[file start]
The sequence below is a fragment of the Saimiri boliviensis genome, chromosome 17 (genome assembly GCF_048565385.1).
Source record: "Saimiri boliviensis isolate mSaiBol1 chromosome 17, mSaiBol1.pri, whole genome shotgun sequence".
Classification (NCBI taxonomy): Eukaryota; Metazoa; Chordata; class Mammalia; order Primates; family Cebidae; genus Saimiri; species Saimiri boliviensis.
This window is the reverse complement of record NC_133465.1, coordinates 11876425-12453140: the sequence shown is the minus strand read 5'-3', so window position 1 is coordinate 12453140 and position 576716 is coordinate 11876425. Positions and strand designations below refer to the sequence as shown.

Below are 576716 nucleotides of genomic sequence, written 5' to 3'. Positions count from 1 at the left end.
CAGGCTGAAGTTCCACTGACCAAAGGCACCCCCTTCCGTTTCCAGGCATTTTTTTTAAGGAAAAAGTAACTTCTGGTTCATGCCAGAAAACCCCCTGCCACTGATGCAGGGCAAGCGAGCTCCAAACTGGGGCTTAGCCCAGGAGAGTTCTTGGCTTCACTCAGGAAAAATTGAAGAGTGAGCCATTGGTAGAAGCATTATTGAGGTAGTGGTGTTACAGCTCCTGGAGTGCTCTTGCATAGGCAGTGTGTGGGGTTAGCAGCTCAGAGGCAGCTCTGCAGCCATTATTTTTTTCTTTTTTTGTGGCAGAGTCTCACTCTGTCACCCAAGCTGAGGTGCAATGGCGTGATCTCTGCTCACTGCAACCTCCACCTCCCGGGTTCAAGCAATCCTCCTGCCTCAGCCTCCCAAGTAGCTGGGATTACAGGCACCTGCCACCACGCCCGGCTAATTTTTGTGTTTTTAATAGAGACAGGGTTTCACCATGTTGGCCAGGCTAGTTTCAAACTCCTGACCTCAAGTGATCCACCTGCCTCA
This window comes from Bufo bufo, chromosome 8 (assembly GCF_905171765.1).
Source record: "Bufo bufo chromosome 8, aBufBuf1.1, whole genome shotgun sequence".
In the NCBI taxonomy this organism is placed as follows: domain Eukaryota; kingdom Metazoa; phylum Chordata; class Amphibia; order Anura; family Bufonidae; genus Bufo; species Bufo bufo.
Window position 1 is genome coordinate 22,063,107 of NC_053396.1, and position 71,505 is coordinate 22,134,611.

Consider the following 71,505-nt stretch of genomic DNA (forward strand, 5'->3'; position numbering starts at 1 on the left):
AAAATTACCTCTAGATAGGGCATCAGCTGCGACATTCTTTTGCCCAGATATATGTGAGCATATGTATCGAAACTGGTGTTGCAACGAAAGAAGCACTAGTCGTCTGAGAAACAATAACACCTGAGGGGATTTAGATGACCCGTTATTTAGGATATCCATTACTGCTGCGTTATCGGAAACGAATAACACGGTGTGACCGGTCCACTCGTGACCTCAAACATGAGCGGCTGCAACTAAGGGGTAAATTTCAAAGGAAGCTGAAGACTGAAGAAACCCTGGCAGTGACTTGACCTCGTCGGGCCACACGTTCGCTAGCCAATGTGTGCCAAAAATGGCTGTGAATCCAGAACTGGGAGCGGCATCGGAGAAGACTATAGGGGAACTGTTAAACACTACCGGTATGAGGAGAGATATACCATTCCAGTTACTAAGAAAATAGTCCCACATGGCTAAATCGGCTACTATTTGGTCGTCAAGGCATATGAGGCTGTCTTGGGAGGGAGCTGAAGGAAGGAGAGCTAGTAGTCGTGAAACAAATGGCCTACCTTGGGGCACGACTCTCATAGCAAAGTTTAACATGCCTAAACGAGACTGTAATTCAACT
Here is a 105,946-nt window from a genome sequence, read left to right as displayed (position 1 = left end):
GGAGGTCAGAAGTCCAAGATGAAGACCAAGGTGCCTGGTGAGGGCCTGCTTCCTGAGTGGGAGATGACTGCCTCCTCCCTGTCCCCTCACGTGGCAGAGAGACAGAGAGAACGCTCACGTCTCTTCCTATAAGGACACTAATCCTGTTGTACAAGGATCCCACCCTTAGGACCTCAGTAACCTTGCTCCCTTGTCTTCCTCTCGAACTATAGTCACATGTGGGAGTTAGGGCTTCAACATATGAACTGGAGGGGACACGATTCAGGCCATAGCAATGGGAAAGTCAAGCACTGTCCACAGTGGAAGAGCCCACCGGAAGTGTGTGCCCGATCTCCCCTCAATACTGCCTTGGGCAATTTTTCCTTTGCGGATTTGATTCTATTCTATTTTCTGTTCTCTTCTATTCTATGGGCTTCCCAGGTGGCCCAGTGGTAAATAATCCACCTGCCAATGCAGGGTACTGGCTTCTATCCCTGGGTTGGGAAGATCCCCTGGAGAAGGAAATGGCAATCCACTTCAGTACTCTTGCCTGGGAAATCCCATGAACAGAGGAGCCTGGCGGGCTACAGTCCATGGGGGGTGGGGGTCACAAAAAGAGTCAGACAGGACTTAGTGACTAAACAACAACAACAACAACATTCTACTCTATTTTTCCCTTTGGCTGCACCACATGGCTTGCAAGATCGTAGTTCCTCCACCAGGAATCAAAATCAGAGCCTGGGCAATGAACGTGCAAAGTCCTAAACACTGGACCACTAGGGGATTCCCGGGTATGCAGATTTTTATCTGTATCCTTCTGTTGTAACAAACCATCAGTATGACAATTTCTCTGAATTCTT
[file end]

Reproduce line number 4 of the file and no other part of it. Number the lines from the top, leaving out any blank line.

This window is the reverse complement of record NC_133465.1, coordinates 11876425-12453140: the sequence shown is the minus strand read 5'-3', so window position 1 is coordinate 12453140 and position 576716 is coordinate 11876425. Positions and strand designations below refer to the sequence as shown.